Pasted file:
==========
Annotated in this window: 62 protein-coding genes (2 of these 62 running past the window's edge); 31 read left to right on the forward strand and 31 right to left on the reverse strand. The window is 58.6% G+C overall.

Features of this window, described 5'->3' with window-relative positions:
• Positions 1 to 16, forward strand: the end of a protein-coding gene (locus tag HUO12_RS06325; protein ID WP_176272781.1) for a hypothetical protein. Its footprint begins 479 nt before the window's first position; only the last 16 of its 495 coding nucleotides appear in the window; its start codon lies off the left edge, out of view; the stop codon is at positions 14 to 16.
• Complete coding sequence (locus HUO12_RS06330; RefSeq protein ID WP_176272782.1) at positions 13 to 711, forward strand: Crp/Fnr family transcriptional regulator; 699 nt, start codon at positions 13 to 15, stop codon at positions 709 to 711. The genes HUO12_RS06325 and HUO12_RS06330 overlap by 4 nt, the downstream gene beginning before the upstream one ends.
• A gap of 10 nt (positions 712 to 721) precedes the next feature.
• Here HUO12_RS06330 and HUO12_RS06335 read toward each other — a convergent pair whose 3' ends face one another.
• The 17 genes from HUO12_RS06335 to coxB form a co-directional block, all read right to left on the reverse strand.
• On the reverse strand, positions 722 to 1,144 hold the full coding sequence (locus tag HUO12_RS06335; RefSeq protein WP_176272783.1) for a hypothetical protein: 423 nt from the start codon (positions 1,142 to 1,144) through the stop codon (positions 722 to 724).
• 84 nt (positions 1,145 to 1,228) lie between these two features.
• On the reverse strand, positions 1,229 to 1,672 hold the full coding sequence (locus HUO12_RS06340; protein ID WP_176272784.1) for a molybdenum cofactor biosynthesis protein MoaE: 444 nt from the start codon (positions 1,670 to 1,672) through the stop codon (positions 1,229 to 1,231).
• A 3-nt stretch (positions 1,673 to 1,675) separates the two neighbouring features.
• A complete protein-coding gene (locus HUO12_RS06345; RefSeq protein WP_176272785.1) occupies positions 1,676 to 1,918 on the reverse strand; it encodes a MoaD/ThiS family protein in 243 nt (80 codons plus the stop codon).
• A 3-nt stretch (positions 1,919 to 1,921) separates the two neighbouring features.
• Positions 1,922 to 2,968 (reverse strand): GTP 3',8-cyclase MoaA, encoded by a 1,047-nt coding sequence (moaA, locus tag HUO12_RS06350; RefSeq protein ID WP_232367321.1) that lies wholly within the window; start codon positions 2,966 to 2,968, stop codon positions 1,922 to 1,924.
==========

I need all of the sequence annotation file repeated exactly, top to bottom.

Annotated in this window: 62 protein-coding genes (2 of these 62 running past the window's edge); 31 read left to right on the forward strand and 31 right to left on the reverse strand. The window is 58.6% G+C overall.

Features of this window, described 5'->3' with window-relative positions:
• Positions 1 to 16, forward strand: the end of a protein-coding gene (locus tag HUO12_RS06325; protein ID WP_176272781.1) for a hypothetical protein. Its footprint begins 479 nt before the window's first position; only the last 16 of its 495 coding nucleotides appear in the window; its start codon lies off the left edge, out of view; the stop codon is at positions 14 to 16.
• Complete coding sequence (locus HUO12_RS06330; RefSeq protein ID WP_176272782.1) at positions 13 to 711, forward strand: Crp/Fnr family transcriptional regulator; 699 nt, start codon at positions 13 to 15, stop codon at positions 709 to 711. The genes HUO12_RS06325 and HUO12_RS06330 overlap by 4 nt, the downstream gene beginning before the upstream one ends.
• A gap of 10 nt (positions 712 to 721) precedes the next feature.
• Here HUO12_RS06330 and HUO12_RS06335 read toward each other — a convergent pair whose 3' ends face one another.
• The 17 genes from HUO12_RS06335 to coxB form a co-directional block, all read right to left on the reverse strand.
• On the reverse strand, positions 722 to 1,144 hold the full coding sequence (locus tag HUO12_RS06335; RefSeq protein WP_176272783.1) for a hypothetical protein: 423 nt from the start codon (positions 1,142 to 1,144) through the stop codon (positions 722 to 724).
• 84 nt (positions 1,145 to 1,228) lie between these two features.
• On the reverse strand, positions 1,229 to 1,672 hold the full coding sequence (locus HUO12_RS06340; protein ID WP_176272784.1) for a molybdenum cofactor biosynthesis protein MoaE: 444 nt from the start codon (positions 1,670 to 1,672) through the stop codon (positions 1,229 to 1,231).
• A 3-nt stretch (positions 1,673 to 1,675) separates the two neighbouring features.
• A complete protein-coding gene (locus HUO12_RS06345; RefSeq protein WP_176272785.1) occupies positions 1,676 to 1,918 on the reverse strand; it encodes a MoaD/ThiS family protein in 243 nt (80 codons plus the stop codon).
• A 3-nt stretch (positions 1,919 to 1,921) separates the two neighbouring features.
• Positions 1,922 to 2,968 (reverse strand): GTP 3',8-cyclase MoaA, encoded by a 1,047-nt coding sequence (moaA, locus tag HUO12_RS06350; RefSeq protein ID WP_232367321.1) that lies wholly within the window; start codon positions 2,966 to 2,968, stop codon positions 1,922 to 1,924.